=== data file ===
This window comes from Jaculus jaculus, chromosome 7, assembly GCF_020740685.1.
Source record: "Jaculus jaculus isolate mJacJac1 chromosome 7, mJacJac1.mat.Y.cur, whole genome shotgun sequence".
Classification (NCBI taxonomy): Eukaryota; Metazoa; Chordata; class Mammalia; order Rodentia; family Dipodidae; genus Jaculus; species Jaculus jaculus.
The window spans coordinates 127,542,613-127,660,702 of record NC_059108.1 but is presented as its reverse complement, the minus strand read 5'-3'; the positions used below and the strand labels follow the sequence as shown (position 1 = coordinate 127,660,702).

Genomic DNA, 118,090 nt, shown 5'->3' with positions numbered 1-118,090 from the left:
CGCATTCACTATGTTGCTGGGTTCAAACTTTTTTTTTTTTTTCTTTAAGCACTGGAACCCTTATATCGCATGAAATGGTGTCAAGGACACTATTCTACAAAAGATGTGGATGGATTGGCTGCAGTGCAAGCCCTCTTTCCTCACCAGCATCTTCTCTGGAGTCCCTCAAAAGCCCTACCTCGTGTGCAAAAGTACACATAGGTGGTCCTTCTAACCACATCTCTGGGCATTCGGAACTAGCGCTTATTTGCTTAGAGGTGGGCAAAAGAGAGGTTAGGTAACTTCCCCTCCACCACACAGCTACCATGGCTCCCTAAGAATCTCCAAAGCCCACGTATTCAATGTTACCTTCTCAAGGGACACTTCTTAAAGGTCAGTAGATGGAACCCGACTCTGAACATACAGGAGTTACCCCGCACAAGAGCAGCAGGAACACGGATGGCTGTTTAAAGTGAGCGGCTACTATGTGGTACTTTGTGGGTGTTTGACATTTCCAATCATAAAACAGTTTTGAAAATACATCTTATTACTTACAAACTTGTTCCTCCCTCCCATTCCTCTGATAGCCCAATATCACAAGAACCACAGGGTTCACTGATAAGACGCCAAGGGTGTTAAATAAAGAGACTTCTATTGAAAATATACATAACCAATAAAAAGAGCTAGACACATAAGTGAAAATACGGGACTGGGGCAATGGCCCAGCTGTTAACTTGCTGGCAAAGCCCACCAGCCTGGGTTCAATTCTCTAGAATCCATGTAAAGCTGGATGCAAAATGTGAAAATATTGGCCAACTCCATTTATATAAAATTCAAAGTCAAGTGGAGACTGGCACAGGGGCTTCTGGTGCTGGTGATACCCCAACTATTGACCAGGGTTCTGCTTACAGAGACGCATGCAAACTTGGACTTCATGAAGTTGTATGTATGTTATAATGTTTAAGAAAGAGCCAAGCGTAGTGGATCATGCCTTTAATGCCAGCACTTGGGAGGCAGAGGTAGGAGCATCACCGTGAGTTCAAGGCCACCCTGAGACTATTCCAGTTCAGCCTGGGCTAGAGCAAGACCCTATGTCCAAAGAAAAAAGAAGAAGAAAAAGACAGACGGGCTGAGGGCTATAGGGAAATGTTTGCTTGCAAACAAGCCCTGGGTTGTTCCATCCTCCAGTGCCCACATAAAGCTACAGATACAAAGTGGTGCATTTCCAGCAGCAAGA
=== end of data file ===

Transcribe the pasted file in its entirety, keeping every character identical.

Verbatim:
This window comes from Jaculus jaculus, chromosome 7, assembly GCF_020740685.1.
Source record: "Jaculus jaculus isolate mJacJac1 chromosome 7, mJacJac1.mat.Y.cur, whole genome shotgun sequence".
Classification (NCBI taxonomy): Eukaryota; Metazoa; Chordata; class Mammalia; order Rodentia; family Dipodidae; genus Jaculus; species Jaculus jaculus.
The window spans coordinates 127,542,613-127,660,702 of record NC_059108.1 but is presented as its reverse complement, the minus strand read 5'-3'; the positions used below and the strand labels follow the sequence as shown (position 1 = coordinate 127,660,702).

Genomic DNA, 118,090 nt, shown 5'->3' with positions numbered 1-118,090 from the left:
CGCATTCACTATGTTGCTGGGTTCAAACTTTTTTTTTTTTTTCTTTAAGCACTGGAACCCTTATATCGCATGAAATGGTGTCAAGGACACTATTCTACAAAAGATGTGGATGGATTGGCTGCAGTGCAAGCCCTCTTTCCTCACCAGCATCTTCTCTGGAGTCCCTCAAAAGCCCTACCTCGTGTGCAAAAGTACACATAGGTGGTCCTTCTAACCACATCTCTGGGCATTCGGAACTAGCGCTTATTTGCTTAGAGGTGGGCAAAAGAGAGGTTAGGTAACTTCCCCTCCACCACACAGCTACCATGGCTCCCTAAGAATCTCCAAAGCCCACGTATTCAATGTTACCTTCTCAAGGGACACTTCTTAAAGGTCAGTAGATGGAACCCGACTCTGAACATACAGGAGTTACCCCGCACAAGAGCAGCAGGAACACGGATGGCTGTTTAAAGTGAGCGGCTACTATGTGGTACTTTGTGGGTGTTTGACATTTCCAATCATAAAACAGTTTTGAAAATACATCTTATTACTTACAAACTTGTTCCTCCCTCCCATTCCTCTGATAGCCCAATATCACAAGAACCACAGGGTTCACTGATAAGACGCCAAGGGTGTTAAATAAAGAGACTTCTATTGAAAATATACATAACCAATAAAAAGAGCTAGACACATAAGTGAAAATACGGGACTGGGGCAATGGCCCAGCTGTTAACTTGCTGGCAAAGCCCACCAGCCTGGGTTCAATTCTCTAGAATCCATGTAAAGCTGGATGCAAAATGTGAAAATATTGGCCAACTCCATTTATATAAAATTCAAAGTCAAGTGGAGACTGGCACAGGGGCTTCTGGTGCTGGTGATACCCCAACTATTGACCAGGGTTCTGCTTACAGAGACGCATGCAAACTTGGACTTCATGAAGTTGTATGTATGTTATAATGTTTAAGAAAGAGCCAAGCGTAGTGGATCATGCCTTTAATGCCAGCACTTGGGAGGCAGAGGTAGGAGCATCACCGTGAGTTCAAGGCCACCCTGAGACTATTCCAGTTCAGCCTGGGCTAGAGCAAGACCCTATGTCCAAAGAAAAAAGAAGAAGAAAAAGACAGACGGGCTGAGGGCTATAGGGAAATGTTTGCTTGCAAACAAGCCCTGGGTTGTTCCATCCTCCAGTGCCCACATAAAGCTACAGATACAAAGTGGTGCATTTCCAGCAGCAAGA